Macbeth was also an emotionally taxing character to play. I had never before portrayed someone descending into a guilt-driven madness fueled by ambition. I had to work myself into hallucinatory frenzies, furious rages, tearful frustration, and a frightened delirium. After the opening performance I was completely drained, and I actually found myself crying a bit from exhaustion in the car.

“How can professional actors do this night after night for a month?” I asked myself. But the second night was much easier than the first. My head was clearer, and I felt less mentally exhausted afterwards. From this, I realized that to perform as an actor requires not a synthesis of false emotion, but a channeling of one’s own emotion into one’s character, as well as acclimating to playing them in front of an audience. Once I reached this point of comfort and openness, I felt both love and triumph towards a character that had at one point seemed impossible to play.

I went into Macbeth expecting to learn how to direct, which I certainly did. Working with Catherine and Nathan was an invaluable experience, and I gained a great deal of knowledge that will help me as I direct the spring play. What I had not anticipated was that I would learn so much about being an actor – and, despite the challenging nature of my character, I had a great time doing so! This is what truly made the production process so wonderful for me, and I am extremely grateful that I was able to participate.

Division 4 Explores the Vietnam War's Legacy at "Memorial"

By Division I Media & Journalism reporter Ibrahim

On Thursday, October 20, the Division 4 Humanities students went to see a play called “Memorial” at Boston Playwrights' Theatre. Division 4 is learning about the Vietnam War this trimester, and this play had to do with the design, construction, and debate surrounding the Vietnam Veterans Memorial. The play was about a young woman named Maya Lin who won a competition to make the memorial. However, there was a lot of controversy from veterans and others because Maya was Chinese-American -- making some associate her, simply on sight, with Vietnamese people. Others thought that her design did not respectfully honor the sacrifice of veterans. Lin fought to get her memorial up, until a compromise was made and Lin had to include, next to her memorial, another memorial approved by veterans. This play was based off a real story. Theo, a Division 4 student who went to play, said, “I thought that the play was an interesting take on that piece of history, and it raised the question: ‘Who was the memorial built for, the veterans or the general public?’”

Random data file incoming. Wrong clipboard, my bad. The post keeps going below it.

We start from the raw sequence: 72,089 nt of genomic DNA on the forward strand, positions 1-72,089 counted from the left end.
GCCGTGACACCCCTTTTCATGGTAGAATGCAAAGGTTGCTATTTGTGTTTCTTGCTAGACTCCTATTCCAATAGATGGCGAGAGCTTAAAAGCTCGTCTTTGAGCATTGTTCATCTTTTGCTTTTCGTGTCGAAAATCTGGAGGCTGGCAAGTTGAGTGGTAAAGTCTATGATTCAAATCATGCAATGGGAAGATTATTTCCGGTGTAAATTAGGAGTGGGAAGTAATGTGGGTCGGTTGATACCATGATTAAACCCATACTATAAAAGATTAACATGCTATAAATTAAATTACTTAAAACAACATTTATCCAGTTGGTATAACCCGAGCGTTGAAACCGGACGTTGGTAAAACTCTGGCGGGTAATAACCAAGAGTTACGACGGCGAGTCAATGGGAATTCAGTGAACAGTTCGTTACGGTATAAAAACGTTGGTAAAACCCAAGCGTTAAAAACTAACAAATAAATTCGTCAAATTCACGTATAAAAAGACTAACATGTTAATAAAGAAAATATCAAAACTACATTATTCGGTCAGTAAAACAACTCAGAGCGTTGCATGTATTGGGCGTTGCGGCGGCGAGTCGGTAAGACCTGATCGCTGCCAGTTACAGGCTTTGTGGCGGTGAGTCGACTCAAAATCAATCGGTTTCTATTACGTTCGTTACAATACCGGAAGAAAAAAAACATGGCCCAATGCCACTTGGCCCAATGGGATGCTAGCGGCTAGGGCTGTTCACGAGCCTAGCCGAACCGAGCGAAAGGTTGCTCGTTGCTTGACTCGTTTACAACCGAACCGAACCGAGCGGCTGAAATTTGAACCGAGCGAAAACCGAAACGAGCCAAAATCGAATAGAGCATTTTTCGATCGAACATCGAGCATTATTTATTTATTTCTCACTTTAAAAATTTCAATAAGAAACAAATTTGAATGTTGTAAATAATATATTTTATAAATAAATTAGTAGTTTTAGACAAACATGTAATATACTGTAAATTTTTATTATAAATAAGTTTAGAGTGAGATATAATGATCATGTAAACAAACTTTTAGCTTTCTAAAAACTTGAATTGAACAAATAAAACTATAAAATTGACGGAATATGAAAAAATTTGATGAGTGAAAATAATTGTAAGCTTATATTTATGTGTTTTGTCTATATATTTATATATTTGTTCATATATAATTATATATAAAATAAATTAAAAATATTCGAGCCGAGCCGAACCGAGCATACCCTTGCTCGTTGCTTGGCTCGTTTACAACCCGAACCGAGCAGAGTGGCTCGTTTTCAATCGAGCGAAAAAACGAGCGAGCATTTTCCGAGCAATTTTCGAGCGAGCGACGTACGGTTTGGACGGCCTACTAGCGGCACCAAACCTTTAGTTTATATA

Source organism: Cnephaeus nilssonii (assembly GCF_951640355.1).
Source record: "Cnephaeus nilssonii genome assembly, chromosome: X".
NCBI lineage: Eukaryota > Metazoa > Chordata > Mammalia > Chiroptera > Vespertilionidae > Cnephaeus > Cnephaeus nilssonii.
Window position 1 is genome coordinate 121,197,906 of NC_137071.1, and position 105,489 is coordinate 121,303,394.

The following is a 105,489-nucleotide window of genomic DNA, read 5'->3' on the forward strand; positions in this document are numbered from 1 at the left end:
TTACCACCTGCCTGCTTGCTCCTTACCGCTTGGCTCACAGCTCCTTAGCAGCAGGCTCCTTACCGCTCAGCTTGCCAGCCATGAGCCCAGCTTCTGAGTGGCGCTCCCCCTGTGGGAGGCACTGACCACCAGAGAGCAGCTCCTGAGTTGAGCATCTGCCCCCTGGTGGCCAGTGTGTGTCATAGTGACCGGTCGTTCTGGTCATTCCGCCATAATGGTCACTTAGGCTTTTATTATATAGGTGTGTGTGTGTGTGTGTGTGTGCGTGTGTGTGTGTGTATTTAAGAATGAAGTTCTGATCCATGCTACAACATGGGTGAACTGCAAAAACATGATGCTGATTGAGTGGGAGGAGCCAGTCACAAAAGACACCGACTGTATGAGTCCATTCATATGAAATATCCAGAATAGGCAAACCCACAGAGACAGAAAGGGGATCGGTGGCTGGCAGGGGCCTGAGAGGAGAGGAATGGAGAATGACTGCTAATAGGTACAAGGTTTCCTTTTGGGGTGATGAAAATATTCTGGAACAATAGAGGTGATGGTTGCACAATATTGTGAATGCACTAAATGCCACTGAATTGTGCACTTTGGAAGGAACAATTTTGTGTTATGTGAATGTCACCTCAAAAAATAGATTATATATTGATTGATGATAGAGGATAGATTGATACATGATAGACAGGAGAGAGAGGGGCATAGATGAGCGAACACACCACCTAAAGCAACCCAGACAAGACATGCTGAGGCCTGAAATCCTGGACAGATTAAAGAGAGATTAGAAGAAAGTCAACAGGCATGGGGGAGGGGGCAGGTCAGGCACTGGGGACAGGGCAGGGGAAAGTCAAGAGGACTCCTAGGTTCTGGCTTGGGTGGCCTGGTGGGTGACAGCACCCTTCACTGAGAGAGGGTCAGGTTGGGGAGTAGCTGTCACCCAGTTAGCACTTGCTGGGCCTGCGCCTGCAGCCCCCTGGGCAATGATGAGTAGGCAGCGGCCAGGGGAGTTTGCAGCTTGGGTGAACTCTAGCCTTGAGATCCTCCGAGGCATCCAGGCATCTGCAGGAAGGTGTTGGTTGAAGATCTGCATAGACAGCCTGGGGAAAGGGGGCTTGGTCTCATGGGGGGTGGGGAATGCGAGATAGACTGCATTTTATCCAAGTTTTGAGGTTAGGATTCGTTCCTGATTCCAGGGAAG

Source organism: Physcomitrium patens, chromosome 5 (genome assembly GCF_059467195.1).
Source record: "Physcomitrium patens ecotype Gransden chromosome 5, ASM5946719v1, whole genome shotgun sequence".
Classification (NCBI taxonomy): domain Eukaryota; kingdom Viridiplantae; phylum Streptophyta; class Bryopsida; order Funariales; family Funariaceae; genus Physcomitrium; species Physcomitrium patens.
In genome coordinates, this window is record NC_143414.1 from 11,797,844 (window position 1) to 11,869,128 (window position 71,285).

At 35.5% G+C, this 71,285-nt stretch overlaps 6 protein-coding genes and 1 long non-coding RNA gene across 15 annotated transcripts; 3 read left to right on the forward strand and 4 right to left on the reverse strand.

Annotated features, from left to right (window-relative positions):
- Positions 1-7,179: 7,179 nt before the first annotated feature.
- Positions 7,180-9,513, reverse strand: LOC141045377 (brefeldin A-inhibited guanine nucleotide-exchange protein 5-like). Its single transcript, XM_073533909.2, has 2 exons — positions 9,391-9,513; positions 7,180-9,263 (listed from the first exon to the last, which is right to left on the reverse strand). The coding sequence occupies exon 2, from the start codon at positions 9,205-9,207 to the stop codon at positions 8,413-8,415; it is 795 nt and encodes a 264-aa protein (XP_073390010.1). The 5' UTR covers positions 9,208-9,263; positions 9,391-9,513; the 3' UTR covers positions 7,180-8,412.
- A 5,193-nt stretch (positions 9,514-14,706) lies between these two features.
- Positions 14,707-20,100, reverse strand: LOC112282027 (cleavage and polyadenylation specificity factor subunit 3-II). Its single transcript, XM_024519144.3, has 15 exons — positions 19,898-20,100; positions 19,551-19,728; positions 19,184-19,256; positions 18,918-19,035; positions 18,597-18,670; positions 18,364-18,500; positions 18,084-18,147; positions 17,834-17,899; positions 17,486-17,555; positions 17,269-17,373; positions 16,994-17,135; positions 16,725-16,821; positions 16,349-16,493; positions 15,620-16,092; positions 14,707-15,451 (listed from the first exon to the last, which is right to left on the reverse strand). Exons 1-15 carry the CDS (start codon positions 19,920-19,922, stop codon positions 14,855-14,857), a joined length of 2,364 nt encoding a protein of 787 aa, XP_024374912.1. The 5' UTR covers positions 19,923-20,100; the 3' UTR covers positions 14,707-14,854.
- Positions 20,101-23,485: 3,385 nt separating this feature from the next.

Director Dispatches Part One: Auditions & First Rehearsals

This post is by Meridian senior Yvonne, who will document her experience as a student director over the next several months.

Meridian’s plays have consisted of tragedies, romances, comedies, and political dramas, but I wanted to direct something that we’d never done before. I mean, I love suspenseful and thrilling stories, so I was confident that I wanted to direct a murder mystery.

I had a few scripts to choose from, such as The Bold, the Young, and the Murdered by Don Zolidis, The Musical Comedy Murders of 1940 by John Bishop, and Arsenic and Old Lace by Joseph Kesselring. Some plays were more comedic than they were suspenseful, others had a concerningly small list of characters, and some just didn’t click. However, there was one script that pulled me into its story. Making the set for this play, making scenes suspenseful and engaging, adding the right elements of comedy, choreographing physical scenes, and directing actors in general will be challenges for me. I thought, If I put on this play, I think I’d be proud of myself. Meridian’s 2016 spring play will be Witness for the Prosecution by Agatha Christie.

At auditions, it was awesome to see both middle and high school students showing interest in the production, and they were even more exciting because every actor is so gifted and passionate. There were students who have never been in theatre before, but showed that they had great capabilities. My initial fears around directing were pushed aside, because this was a chance to work with Meridian’s talented and supportive actors. How could I be afraid of that?

Last Thursday, the actors finished their first read-through of the play. They seemed just as, or even more, excited about the script as I was. And ultimately, I think, the more excited a group of actors are about their play, the stronger their play will be. It’s such a privilege to work with these students, and to work behind the scenes with Humanities teachers Catherine and Nathan, and with my friends Emmanuel, Sabina, and Haben, who will be helping me direct whenever they have a chance.